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Kids living in one of Nairobi's 183 slums
February 27th 2009, 12:30
The next Monday, just like the rest of you, we were at work for 9am. And, as working weeks do all over the world, they have flown by. As I type, we are approaching the end of our four weeks. During that time, we have been privileged to see both how the trust works and the good that it does, as well as being exposed to what doesn’t work so well, i.e. the problems associated with unreliable power supplies, poor internet connections and a general lack of IT knowledge and experience.
Alex proved useful immediately, providing guidance with the website, cleaning thousands (seriously) of viruses off all the computers and being general IT man. It wasn’t so immediately easy for me to find a way to be useful. But after chatting with the organisation's managers, it became clear that their weakness was with reporting. The team were amazing on the field, where they knew what they were doing, but as soon as they got to the computer to report on it, they felt compelled to write War And Peace, the only thing more daunting than reading it. So, they had a lot of wordy, incomplete and largely useless reports that led to errors in reporting to donors. The worst problem was that all the good work being done was not being recorded, remaining a story untold.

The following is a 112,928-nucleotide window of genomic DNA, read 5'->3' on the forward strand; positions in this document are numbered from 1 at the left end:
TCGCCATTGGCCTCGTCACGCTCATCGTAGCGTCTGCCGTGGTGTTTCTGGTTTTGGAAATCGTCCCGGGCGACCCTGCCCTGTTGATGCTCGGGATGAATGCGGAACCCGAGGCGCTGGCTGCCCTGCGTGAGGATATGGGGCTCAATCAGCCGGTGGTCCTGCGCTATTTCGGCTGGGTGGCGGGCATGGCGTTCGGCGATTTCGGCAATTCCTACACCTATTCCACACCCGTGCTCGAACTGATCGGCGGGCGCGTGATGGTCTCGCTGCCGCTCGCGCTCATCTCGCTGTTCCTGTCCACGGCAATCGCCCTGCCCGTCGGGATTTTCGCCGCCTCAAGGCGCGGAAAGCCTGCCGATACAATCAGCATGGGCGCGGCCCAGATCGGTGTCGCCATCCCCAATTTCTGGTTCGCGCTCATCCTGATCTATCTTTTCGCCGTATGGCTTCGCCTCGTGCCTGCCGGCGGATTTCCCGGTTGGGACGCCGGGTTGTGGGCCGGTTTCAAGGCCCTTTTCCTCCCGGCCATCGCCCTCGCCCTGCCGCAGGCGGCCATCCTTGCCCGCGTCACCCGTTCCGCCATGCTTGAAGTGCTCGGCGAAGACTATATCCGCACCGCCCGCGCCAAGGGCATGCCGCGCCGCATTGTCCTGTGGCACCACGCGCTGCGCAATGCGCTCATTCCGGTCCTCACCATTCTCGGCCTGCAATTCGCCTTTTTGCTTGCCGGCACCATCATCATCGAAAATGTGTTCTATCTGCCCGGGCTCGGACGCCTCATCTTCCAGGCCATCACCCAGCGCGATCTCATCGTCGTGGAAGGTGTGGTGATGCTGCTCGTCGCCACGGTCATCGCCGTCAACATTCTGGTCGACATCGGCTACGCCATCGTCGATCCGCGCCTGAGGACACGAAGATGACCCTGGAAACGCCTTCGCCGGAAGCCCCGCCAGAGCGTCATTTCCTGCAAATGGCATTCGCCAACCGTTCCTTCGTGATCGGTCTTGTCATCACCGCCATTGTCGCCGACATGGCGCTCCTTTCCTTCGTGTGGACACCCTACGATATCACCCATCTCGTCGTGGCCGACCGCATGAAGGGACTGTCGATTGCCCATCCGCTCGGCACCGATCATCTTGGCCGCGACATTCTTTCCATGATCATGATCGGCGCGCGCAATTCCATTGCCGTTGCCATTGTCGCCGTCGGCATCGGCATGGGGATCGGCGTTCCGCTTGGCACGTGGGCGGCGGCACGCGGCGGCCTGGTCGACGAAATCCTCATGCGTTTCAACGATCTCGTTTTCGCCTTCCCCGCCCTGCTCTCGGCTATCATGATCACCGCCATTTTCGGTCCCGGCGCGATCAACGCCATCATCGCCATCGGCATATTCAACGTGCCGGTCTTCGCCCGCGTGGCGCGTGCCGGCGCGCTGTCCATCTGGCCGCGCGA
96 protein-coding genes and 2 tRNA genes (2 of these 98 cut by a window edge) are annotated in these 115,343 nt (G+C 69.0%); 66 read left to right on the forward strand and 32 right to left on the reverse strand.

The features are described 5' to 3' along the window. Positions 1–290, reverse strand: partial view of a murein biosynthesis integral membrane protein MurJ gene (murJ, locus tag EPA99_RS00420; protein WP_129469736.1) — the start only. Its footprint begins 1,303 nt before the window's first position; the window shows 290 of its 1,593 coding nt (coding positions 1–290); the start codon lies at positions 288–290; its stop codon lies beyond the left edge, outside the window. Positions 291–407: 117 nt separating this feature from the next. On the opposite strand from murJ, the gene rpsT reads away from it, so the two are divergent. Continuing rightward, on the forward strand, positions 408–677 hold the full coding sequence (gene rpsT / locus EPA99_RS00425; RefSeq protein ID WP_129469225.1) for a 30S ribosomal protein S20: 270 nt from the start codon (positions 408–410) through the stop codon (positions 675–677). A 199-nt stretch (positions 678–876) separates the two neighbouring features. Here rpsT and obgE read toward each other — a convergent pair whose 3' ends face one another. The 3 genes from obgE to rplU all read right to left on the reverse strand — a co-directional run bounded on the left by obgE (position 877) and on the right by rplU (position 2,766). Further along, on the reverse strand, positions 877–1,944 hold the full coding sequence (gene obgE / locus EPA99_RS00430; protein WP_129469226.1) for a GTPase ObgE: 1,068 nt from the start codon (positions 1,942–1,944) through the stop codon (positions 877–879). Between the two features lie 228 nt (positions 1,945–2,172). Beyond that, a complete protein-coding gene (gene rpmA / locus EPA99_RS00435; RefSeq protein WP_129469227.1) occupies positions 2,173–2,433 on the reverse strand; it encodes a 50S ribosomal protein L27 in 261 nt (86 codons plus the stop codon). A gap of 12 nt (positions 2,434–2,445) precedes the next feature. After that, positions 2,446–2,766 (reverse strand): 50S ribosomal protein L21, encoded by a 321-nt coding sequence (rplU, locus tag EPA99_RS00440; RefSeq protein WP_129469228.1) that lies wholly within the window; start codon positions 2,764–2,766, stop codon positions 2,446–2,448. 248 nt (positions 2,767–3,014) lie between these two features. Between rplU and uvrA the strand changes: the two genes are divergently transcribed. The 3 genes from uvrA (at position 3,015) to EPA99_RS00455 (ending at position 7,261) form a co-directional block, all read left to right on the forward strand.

After researching documentation, speaking to the teams, and visiting the projects, I provided them with a format to make reporting simpler and more structured and wrote up several case studies for inclusion in the organisation's annual review. I've also been involved in helping them with their reporting system and finding a way of tying up their financial reporting with their activities and, in doing so, I’ve been able to gain an invaluable insight to their operations, an experience that has really impressed me, and for which I’m very grateful.
Pamoja’s overriding concern is to provide slum dwellers with security of tenure – protection from forced eviction. A critical part of Pamoja’s operation, and the first step in any of the endeavours they undertake, is to recruit settlement dwellers into savings schemes in a structure known as Muungano. They encourage dwellers to put any surplus cash they have into the scheme, no matter how small. That money can then be used as collateral for obtaining loans for various needs that fit within a set of criteria, usually for housing development or the provision of basic services. The theory – and practice - is that people are more likely to commit to a project when they've put their own money towards it and it provides a means of finance that banks will not give them.
Pamoja’s involvement is always triggered in response to a threat (forced eviction) or opportunity (the provision of basic services such as water or electricity) and is, therefore, always made in response to a specific need. That need is communicated to the specific community, sometimes for the first time, during the effort to recruit them to the savings scheme. It’s probably best to explain with a specific example.
Kosovo is a settlement in a slum called Mathare. Mathare is a particularly volatile slum, and I got the impression that the word volatile was used very much as a euphemism. There is a dispute over the land occupied by the slum – the dwellers claim it is their land, as do private developers. This is possible because, in some cases, slum dwellers have been living on the land since before Kenya achieved independence. Originally, the land on which most of the settlements have developed had been public land, which was then sold to private developers. This was done illegally, but because the government did it, the term illegal has been largely academic.